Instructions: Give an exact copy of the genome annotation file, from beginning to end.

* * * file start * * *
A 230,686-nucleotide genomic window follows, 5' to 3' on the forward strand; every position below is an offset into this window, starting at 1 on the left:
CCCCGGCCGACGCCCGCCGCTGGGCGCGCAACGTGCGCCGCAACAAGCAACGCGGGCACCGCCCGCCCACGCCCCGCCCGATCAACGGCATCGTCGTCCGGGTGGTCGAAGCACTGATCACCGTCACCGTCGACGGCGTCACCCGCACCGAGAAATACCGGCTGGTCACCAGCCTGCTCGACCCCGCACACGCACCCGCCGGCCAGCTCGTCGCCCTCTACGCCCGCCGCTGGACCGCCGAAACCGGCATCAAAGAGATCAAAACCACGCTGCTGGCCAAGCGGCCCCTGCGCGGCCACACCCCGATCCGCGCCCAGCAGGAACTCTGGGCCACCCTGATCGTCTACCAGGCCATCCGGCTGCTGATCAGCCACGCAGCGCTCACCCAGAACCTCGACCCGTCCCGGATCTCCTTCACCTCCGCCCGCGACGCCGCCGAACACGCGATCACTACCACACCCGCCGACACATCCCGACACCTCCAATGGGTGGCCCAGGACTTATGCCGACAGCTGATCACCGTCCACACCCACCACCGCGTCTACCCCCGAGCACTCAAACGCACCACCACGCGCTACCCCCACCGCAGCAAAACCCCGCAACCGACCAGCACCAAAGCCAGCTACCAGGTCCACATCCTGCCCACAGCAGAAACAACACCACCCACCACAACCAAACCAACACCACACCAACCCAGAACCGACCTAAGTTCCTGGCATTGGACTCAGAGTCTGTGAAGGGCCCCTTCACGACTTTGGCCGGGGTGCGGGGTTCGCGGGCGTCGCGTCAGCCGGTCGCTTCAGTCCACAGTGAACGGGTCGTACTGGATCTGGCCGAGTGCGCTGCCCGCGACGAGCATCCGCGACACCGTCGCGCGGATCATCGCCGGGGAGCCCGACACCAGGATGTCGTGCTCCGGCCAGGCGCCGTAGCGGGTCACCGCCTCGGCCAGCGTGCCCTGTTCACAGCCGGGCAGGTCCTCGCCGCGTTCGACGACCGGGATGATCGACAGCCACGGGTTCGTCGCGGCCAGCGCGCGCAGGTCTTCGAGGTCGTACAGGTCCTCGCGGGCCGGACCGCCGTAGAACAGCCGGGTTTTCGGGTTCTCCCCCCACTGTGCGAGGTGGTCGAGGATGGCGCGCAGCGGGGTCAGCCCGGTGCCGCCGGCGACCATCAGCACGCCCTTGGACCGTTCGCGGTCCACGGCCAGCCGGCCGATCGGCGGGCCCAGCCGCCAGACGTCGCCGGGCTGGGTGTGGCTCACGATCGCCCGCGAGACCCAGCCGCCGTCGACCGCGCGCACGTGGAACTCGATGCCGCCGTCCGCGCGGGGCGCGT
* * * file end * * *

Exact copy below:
A 230,686-nucleotide genomic window follows, 5' to 3' on the forward strand; every position below is an offset into this window, starting at 1 on the left:
CCCCGGCCGACGCCCGCCGCTGGGCGCGCAACGTGCGCCGCAACAAGCAACGCGGGCACCGCCCGCCCACGCCCCGCCCGATCAACGGCATCGTCGTCCGGGTGGTCGAAGCACTGATCACCGTCACCGTCGACGGCGTCACCCGCACCGAGAAATACCGGCTGGTCACCAGCCTGCTCGACCCCGCACACGCACCCGCCGGCCAGCTCGTCGCCCTCTACGCCCGCCGCTGGACCGCCGAAACCGGCATCAAAGAGATCAAAACCACGCTGCTGGCCAAGCGGCCCCTGCGCGGCCACACCCCGATCCGCGCCCAGCAGGAACTCTGGGCCACCCTGATCGTCTACCAGGCCATCCGGCTGCTGATCAGCCACGCAGCGCTCACCCAGAACCTCGACCCGTCCCGGATCTCCTTCACCTCCGCCCGCGACGCCGCCGAACACGCGATCACTACCACACCCGCCGACACATCCCGACACCTCCAATGGGTGGCCCAGGACTTATGCCGACAGCTGATCACCGTCCACACCCACCACCGCGTCTACCCCCGAGCACTCAAACGCACCACCACGCGCTACCCCCACCGCAGCAAAACCCCGCAACCGACCAGCACCAAAGCCAGCTACCAGGTCCACATCCTGCCCACAGCAGAAACAACACCACCCACCACAACCAAACCAACACCACACCAACCCAGAACCGACCTAAGTTCCTGGCATTGGACTCAGAGTCTGTGAAGGGCCCCTTCACGACTTTGGCCGGGGTGCGGGGTTCGCGGGCGTCGCGTCAGCCGGTCGCTTCAGTCCACAGTGAACGGGTCGTACTGGATCTGGCCGAGTGCGCTGCCCGCGACGAGCATCCGCGACACCGTCGCGCGGATCATCGCCGGGGAGCCCGACACCAGGATGTCGTGCTCCGGCCAGGCGCCGTAGCGGGTCACCGCCTCGGCCAGCGTGCCCTGTTCACAGCCGGGCAGGTCCTCGCCGCGTTCGACGACCGGGATGATCGACAGCCACGGGTTCGTCGCGGCCAGCGCGCGCAGGTCTTCGAGGTCGTACAGGTCCTCGCGGGCCGGACCGCCGTAGAACAGCCGGGTTTTCGGGTTCTCCCCCCACTGTGCGAGGTGGTCGAGGATGGCGCGCAGCGGGGTCAGCCCGGTGCCGCCGGCGACCATCAGCACGCCCTTGGACCGTTCGCGGTCCACGGCCAGCCGGCCGATCGGCGGGCCCAGCCGCCAGACGTCGCCGGGCTGGGTGTGGCTCACGATCGCCCGCGAGACCCAGCCGCCGTCGACCGCGCGCACGTGGAACTCGATGCCGCCGTCCGCGCGGGGCGCGT